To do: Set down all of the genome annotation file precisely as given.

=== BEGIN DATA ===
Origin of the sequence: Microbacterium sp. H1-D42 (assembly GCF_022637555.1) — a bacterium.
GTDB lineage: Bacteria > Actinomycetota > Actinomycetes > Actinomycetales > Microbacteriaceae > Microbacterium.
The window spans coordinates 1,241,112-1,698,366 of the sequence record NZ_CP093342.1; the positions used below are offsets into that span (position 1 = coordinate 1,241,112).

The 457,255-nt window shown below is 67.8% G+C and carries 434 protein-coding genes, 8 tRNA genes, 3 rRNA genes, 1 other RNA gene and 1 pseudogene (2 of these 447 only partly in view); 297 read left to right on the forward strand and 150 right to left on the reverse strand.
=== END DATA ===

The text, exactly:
Origin of the sequence: Microbacterium sp. H1-D42 (assembly GCF_022637555.1) — a bacterium.
GTDB lineage: Bacteria > Actinomycetota > Actinomycetes > Actinomycetales > Microbacteriaceae > Microbacterium.
The window spans coordinates 1,241,112-1,698,366 of the sequence record NZ_CP093342.1; the positions used below are offsets into that span (position 1 = coordinate 1,241,112).

The 457,255-nt window shown below is 67.8% G+C and carries 434 protein-coding genes, 8 tRNA genes, 3 rRNA genes, 1 other RNA gene and 1 pseudogene (2 of these 447 only partly in view); 297 read left to right on the forward strand and 150 right to left on the reverse strand.